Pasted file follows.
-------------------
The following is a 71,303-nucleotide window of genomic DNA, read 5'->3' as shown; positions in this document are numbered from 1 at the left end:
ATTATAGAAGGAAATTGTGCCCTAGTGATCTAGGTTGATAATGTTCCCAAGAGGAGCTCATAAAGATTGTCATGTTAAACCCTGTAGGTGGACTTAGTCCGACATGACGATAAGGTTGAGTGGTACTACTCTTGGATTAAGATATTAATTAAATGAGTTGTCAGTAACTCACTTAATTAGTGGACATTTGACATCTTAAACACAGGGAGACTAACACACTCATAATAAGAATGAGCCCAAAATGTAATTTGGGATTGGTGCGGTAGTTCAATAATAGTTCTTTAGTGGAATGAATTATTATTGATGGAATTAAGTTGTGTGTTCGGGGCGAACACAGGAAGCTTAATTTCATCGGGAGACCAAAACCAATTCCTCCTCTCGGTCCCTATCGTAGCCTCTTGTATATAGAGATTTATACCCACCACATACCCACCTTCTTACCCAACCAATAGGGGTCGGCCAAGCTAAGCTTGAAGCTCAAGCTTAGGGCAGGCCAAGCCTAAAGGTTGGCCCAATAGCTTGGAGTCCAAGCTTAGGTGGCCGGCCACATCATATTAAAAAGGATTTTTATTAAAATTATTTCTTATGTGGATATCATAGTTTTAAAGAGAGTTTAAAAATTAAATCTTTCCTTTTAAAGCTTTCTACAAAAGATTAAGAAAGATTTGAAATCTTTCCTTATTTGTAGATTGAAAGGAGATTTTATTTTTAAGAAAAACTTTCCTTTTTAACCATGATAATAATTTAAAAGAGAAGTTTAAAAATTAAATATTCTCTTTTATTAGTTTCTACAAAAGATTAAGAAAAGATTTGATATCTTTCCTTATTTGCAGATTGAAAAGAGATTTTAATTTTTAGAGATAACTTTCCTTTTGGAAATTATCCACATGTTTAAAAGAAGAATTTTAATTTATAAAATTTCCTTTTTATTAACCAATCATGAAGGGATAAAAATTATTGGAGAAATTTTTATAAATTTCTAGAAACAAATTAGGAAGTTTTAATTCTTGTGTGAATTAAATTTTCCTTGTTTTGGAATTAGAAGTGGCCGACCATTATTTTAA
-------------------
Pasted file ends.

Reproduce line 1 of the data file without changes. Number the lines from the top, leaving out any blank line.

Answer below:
The following is a 71,303-nucleotide window of genomic DNA, read 5'->3' as shown; positions in this document are numbered from 1 at the left end: